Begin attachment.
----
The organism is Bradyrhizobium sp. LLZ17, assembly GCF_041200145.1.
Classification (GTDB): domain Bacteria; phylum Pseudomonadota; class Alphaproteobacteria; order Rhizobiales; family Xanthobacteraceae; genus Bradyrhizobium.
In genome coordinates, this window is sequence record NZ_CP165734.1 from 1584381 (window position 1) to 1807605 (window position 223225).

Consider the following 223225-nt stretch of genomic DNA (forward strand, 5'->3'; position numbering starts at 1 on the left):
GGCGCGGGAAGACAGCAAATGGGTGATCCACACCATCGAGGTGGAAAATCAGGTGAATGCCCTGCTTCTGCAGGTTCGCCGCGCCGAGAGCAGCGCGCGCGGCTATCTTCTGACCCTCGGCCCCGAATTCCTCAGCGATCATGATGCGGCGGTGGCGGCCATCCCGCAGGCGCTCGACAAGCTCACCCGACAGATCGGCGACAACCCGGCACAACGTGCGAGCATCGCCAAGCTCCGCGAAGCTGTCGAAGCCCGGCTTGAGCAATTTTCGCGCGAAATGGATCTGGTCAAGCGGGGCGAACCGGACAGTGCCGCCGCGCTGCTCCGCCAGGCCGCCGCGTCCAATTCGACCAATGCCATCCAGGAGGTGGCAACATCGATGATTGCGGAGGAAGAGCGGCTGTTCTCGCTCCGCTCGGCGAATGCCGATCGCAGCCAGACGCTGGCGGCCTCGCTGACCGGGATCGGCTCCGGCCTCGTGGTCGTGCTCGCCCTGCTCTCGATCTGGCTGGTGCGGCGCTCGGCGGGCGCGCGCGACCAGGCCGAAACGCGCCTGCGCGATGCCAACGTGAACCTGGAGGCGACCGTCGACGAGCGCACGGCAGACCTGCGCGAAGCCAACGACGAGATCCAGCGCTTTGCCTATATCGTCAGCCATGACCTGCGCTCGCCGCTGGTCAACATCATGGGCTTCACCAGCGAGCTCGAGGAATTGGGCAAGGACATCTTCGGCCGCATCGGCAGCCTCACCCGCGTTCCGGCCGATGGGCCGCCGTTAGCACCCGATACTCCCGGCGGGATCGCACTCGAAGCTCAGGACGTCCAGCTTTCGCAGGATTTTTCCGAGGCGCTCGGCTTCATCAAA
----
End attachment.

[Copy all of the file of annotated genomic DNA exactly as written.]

The organism is Bradyrhizobium sp. LLZ17, assembly GCF_041200145.1.
Classification (GTDB): domain Bacteria; phylum Pseudomonadota; class Alphaproteobacteria; order Rhizobiales; family Xanthobacteraceae; genus Bradyrhizobium.
In genome coordinates, this window is sequence record NZ_CP165734.1 from 1584381 (window position 1) to 1807605 (window position 223225).

Consider the following 223225-nt stretch of genomic DNA (forward strand, 5'->3'; position numbering starts at 1 on the left):
GGCGCGGGAAGACAGCAAATGGGTGATCCACACCATCGAGGTGGAAAATCAGGTGAATGCCCTGCTTCTGCAGGTTCGCCGCGCCGAGAGCAGCGCGCGCGGCTATCTTCTGACCCTCGGCCCCGAATTCCTCAGCGATCATGATGCGGCGGTGGCGGCCATCCCGCAGGCGCTCGACAAGCTCACCCGACAGATCGGCGACAACCCGGCACAACGTGCGAGCATCGCCAAGCTCCGCGAAGCTGTCGAAGCCCGGCTTGAGCAATTTTCGCGCGAAATGGATCTGGTCAAGCGGGGCGAACCGGACAGTGCCGCCGCGCTGCTCCGCCAGGCCGCCGCGTCCAATTCGACCAATGCCATCCAGGAGGTGGCAACATCGATGATTGCGGAGGAAGAGCGGCTGTTCTCGCTCCGCTCGGCGAATGCCGATCGCAGCCAGACGCTGGCGGCCTCGCTGACCGGGATCGGCTCCGGCCTCGTGGTCGTGCTCGCCCTGCTCTCGATCTGGCTGGTGCGGCGCTCGGCGGGCGCGCGCGACCAGGCCGAAACGCGCCTGCGCGATGCCAACGTGAACCTGGAGGCGACCGTCGACGAGCGCACGGCAGACCTGCGCGAAGCCAACGACGAGATCCAGCGCTTTGCCTATATCGTCAGCCATGACCTGCGCTCGCCGCTGGTCAACATCATGGGCTTCACCAGCGAGCTCGAGGAATTGGGCAAGGACATCTTCGGCCGCATCGGCAGCCTCACCCGCGTTCCGGCCGATGGGCCGCCGTTAGCACCCGATACTCCCGGCGGGATCGCACTCGAAGCTCAGGACGTCCAGCTTTCGCAGGATTTTTCCGAGGCGCTCGGCTTCATCAAA